The two major U.S. satellite radio companies have finally completed their merger after 16 months of regulatory red tape. One of the major concerns had been that Sirius and XM would be creating a monopoly.
I say it is “good” news for customers because they now won’t have to miss out on exclusive programming that had been on one system, but not the other. With any merger, there is also the risk that customers will see higher prices because of reduced competition, but I’ll discuss that in a moment.
CEO Mel Karmazin previously lead Infinity Broadcasting up through a deal with Westinghouse’s CBS radio business, and then headed CBS Radio until CBS became part of Viacom. Subsequently, he was a Viacom executive. He left in 2004 to head up Sirius Satellite Radio, and it is no coincidence that Howard Stern followed Karmazin from CBS to Sirius.
As for Sirius XM:
The combined company has more than 18.5 million subscribers, making it the second-largest radio company, based upon revenue, in the country.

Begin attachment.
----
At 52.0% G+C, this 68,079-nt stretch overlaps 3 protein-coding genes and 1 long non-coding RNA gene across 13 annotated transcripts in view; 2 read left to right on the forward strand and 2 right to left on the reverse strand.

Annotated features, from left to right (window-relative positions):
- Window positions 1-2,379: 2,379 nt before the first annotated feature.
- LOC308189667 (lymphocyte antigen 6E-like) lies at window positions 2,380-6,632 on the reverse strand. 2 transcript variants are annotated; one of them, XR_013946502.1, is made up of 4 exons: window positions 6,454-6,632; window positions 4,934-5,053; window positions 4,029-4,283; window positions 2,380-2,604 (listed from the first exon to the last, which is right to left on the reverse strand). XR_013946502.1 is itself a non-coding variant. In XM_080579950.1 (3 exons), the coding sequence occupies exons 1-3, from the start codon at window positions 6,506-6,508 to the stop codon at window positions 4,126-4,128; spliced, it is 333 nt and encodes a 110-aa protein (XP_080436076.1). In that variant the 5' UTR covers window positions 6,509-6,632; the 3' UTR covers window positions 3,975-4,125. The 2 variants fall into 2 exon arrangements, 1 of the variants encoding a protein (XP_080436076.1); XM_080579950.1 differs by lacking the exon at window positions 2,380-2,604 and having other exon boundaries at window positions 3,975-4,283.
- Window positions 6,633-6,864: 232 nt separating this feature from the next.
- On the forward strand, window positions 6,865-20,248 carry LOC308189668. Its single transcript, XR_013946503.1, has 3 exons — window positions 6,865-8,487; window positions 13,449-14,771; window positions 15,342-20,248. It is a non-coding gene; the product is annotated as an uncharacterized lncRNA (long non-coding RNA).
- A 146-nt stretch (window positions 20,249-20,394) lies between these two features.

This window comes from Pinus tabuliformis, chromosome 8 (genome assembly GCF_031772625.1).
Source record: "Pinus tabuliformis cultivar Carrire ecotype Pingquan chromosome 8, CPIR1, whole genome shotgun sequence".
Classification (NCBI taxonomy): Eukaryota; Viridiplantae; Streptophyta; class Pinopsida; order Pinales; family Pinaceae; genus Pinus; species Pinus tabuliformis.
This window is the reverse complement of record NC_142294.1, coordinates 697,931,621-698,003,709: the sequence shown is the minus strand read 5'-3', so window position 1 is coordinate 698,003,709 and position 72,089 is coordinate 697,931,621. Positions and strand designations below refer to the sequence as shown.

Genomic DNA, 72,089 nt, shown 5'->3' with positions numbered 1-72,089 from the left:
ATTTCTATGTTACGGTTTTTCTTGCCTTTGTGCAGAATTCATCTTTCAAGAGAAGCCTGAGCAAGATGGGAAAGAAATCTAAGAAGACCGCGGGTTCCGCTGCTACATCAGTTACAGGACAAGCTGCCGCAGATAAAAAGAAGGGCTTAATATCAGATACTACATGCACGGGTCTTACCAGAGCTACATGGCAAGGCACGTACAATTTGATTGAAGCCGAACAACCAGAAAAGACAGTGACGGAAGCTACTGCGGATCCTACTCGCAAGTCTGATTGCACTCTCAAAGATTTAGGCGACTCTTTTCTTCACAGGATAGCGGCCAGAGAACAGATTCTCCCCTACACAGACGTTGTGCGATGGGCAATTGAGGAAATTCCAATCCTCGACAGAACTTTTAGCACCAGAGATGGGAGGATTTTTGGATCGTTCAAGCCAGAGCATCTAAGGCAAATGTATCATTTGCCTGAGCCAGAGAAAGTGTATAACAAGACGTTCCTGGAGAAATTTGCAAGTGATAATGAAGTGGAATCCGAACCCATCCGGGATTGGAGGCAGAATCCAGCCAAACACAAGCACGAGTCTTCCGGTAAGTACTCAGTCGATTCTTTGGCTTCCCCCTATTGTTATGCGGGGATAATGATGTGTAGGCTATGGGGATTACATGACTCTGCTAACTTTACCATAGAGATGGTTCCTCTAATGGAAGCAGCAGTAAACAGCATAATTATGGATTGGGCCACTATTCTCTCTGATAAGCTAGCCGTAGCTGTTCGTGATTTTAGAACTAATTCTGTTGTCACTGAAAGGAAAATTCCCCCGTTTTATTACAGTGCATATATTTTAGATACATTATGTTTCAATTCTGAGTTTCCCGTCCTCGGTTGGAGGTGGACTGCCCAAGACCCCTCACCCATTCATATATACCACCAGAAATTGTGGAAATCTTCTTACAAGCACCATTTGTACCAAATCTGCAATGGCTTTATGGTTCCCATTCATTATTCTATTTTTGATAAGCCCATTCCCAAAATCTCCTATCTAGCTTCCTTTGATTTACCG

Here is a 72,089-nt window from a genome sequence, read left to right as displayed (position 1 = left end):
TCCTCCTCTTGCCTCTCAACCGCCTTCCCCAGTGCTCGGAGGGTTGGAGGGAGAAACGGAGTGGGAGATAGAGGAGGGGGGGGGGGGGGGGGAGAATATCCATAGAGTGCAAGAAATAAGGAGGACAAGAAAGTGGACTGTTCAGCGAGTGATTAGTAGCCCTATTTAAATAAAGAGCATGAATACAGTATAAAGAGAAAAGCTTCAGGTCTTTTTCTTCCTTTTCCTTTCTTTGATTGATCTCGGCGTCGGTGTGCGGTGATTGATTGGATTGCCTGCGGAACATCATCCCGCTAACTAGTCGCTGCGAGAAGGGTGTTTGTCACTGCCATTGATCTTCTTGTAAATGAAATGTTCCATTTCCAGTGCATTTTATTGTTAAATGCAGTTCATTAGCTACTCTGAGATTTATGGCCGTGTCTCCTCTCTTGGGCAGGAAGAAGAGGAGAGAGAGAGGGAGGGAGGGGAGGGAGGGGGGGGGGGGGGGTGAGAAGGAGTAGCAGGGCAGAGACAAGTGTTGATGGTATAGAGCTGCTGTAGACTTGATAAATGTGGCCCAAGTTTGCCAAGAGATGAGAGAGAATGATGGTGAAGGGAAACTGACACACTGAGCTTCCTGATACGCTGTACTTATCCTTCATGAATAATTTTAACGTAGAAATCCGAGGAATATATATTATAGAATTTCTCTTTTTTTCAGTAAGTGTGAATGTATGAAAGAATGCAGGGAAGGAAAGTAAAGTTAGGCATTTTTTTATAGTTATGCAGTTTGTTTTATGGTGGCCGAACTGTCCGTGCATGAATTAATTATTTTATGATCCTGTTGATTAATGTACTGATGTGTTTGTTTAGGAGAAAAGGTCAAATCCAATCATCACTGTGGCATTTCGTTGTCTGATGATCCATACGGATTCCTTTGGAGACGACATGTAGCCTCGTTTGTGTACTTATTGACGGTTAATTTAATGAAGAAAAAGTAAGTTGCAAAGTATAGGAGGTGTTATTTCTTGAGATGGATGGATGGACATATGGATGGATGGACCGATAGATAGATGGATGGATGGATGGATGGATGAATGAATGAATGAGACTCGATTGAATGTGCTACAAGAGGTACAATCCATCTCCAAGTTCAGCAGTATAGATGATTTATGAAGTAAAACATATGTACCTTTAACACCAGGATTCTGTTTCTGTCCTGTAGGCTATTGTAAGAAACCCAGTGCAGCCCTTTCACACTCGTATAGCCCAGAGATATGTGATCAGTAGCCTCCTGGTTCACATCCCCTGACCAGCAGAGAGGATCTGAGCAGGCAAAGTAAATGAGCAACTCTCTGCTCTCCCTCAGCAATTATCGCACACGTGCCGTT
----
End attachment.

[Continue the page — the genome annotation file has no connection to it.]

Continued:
But the company has “significant” growth prospects because it currently has cornered less than 10 percent of the home and car market, it said.
Satellite radio’s differences from “terrestrial radio” include the subscription fees, consistency across the country, more niche programming, commercial-free channels, and more relaxed standards on language. Whereas using certain words at all or certain words in certain contexts on terrestrial radio can mean hefty fines from the Federal Communications Commission, the same is not true with satellite radio.
The new company broadcasts more than 300 channels of programming, including exclusive radio broadcasts from shock-jock Howard Stern, television magnate Oprah and home-decorating guru Martha Stewart.
Don’t forget all of the sports programming!
It would have been easier to argue in the past that this merger would be monopolistic. However, with the rise of large terrestrial radio broadcasters such as Clear Channel, CBS, Citadel, and others; online audio and podcasting; and other communications media and ever-emerging ways of broadcasting and receiving content, letting to satellite radio companies merge is hardly scary. Also, as far as I know, it is still possible, though maybe not feasible, for someone to launch a new satellite radio company. If prices get too high, it will be easy for customers to simply stop subscribing.